Who are the publics U.S. PD needs to address? What are the means of addressing the public(s) effectively?
We can find statistics to make a point and Gallup can draw connections that can make sense, but then so can anyone with a computer. This is a point we'll come back to shortly.
According to Internet usage statistics compiled by some likewise reputable institutions, you can take a different slant on Internet penetration. Namely, that penetration may not be all that great (24% worldwide), especially in homes around the world, but the growth rates are ridiculous. Worldwide, Internet usage grew by 338% from 2000-2008. Africa experienced a growth rate of 1,100% and the Middle East saw an increase of 1,296% in that same span of time. Asia Internet uses outnumber North American users nearly 3:1 by my math.
So, blogs matter, and revisit the point of the short paragraph above, anything that anyone can do with a computer matters. The U.S. competing in this channel is an absolute necessity especially as it grows in number and diversity of uses. Some may say that the more traditional means of communication and the corresponding infrastructure should be the focus BUT WE COULD EASILY FIND OURSELVES LEAP-FROGGED AND PLAYING CATCH UP IF A NUMBER OF DEVELOPING COUNTRIES SIMPLY ADOPT NEWER TECHNOLOGIES WITHOUT GOING THROUGH THE DEVELOPMENT OF MORE TRADITIONAL CHANNELS. Think about the role of and penetration of cell phones in the stead of land line telephones in many countries as a for instance.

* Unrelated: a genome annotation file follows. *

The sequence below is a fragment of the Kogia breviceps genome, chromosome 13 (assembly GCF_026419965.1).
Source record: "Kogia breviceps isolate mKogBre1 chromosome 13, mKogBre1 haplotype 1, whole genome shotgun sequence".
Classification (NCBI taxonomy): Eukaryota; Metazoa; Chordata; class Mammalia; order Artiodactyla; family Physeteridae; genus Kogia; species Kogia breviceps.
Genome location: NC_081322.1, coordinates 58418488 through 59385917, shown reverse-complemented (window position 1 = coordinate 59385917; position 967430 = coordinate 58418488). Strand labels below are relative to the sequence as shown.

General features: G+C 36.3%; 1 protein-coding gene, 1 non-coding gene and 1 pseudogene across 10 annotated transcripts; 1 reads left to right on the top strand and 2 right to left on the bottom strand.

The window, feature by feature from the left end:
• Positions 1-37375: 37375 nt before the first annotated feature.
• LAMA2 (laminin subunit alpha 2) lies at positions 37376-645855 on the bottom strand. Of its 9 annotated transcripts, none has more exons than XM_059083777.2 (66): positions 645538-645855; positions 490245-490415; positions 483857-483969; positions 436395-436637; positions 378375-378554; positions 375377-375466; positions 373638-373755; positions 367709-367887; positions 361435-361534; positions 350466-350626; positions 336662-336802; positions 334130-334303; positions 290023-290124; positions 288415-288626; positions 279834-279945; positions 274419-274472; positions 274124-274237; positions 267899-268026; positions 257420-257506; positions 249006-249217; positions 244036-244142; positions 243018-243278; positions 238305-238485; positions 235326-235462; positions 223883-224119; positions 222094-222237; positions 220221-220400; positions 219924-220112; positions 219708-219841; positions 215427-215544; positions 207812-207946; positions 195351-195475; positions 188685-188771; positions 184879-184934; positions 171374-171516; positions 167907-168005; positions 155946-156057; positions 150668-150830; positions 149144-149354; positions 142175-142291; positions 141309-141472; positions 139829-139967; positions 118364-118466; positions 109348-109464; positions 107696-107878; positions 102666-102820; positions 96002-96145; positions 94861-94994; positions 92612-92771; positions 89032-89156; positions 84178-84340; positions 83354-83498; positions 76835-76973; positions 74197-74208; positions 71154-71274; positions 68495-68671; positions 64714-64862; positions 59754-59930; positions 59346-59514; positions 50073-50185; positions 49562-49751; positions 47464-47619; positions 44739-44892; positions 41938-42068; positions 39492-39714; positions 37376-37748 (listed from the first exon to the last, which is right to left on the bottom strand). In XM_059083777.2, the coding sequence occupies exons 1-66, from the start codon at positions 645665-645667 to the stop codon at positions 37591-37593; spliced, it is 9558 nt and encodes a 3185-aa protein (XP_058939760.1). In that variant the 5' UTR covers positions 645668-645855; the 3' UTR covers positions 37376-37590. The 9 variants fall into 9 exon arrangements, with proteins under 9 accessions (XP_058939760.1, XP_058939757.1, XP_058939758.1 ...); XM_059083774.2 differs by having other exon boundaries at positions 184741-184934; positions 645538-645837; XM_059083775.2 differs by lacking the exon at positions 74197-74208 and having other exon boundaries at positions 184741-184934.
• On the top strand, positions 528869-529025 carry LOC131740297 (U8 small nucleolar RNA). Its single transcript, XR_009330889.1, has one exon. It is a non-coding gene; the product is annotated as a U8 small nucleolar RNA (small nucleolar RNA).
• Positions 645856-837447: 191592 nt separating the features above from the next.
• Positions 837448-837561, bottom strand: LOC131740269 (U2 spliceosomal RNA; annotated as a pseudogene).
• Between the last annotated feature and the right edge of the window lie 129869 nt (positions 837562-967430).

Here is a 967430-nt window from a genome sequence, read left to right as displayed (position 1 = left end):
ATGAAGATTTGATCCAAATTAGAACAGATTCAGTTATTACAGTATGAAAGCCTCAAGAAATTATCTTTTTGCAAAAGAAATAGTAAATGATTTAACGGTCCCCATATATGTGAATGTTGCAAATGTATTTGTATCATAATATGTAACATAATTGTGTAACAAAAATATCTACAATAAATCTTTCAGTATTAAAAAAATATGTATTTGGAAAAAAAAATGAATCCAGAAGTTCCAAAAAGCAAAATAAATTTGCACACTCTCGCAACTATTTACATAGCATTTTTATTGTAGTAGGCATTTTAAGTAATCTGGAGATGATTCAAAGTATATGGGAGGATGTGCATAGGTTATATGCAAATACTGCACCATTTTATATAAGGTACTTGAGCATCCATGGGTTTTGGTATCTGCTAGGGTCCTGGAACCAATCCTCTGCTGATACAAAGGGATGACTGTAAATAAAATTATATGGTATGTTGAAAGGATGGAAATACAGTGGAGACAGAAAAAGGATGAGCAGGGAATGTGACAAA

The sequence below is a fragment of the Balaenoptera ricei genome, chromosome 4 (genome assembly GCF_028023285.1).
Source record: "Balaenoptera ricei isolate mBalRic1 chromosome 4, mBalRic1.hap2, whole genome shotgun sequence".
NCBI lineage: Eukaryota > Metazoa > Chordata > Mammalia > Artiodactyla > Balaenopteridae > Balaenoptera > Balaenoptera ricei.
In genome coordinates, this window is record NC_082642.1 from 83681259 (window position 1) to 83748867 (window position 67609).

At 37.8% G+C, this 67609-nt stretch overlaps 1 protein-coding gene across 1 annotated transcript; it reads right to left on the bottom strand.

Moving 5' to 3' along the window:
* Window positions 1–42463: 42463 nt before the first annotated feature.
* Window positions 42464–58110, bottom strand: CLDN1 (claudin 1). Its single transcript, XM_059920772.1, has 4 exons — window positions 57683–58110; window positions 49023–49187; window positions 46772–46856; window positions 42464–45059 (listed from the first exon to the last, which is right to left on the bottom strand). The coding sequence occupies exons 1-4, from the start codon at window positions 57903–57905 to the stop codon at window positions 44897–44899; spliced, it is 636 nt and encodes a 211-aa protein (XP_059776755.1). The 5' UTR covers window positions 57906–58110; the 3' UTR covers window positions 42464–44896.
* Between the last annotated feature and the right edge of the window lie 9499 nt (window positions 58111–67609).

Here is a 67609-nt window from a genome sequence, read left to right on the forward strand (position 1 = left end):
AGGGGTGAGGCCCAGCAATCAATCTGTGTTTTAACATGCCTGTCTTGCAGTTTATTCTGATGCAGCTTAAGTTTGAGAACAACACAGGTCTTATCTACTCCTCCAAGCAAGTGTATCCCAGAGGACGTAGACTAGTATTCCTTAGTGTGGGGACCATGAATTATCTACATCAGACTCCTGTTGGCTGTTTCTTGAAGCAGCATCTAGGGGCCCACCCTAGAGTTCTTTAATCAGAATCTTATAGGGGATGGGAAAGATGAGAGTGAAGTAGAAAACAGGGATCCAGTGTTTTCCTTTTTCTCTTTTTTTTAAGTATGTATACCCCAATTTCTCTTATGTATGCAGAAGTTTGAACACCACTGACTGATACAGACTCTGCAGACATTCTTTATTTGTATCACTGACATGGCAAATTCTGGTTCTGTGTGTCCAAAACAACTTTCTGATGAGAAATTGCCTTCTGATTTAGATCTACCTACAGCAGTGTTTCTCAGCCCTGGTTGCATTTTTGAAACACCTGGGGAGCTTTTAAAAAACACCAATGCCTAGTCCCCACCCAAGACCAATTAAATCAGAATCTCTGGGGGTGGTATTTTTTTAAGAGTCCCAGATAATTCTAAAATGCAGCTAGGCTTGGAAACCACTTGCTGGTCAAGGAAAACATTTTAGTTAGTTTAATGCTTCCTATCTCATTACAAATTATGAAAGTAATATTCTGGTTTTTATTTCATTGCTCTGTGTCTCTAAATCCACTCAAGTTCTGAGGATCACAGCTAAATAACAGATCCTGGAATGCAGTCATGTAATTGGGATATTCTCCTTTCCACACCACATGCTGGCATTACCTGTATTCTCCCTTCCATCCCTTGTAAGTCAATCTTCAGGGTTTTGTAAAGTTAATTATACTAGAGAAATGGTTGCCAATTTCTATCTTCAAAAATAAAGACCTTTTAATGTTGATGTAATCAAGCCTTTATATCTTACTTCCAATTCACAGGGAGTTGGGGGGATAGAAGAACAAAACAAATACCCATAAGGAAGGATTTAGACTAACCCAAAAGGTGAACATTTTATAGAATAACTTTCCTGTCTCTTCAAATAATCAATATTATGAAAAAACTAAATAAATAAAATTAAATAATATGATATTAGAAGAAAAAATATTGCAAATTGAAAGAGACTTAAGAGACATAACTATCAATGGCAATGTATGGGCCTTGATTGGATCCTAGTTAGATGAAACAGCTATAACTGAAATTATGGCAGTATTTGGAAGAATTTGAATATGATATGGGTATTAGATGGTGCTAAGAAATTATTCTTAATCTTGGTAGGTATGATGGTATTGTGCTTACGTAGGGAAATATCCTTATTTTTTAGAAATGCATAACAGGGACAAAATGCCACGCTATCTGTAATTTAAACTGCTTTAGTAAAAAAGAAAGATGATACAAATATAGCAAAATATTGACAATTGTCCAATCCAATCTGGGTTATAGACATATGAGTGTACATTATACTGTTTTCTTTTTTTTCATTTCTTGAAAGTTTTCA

On the note of discussion regarding the number of people using the Internet at home. I wasn't able to track down exactly how the determination of # of Internet users was made, but if they are only incorporating those with an activated Internet account at home, I would say that the penetration numbers are skewed much lower than the reality. This would be the case because personal Internet service is very expensive through satellite providers even in the U.S. People being the economic beasts that they are would opt for Internet cafes rather than the high prices of Internet at home. In Sierra Leone, for instance, you can spend upwards of USD200-300 per month for the satellite Internet, or you can spend 1000-1500 (equivalent of 33 to 50 cents US) Leones for an hour on the Internet at a shop. It would be an interesting feat to try and keep track of the number of Internet users gaining access this way.
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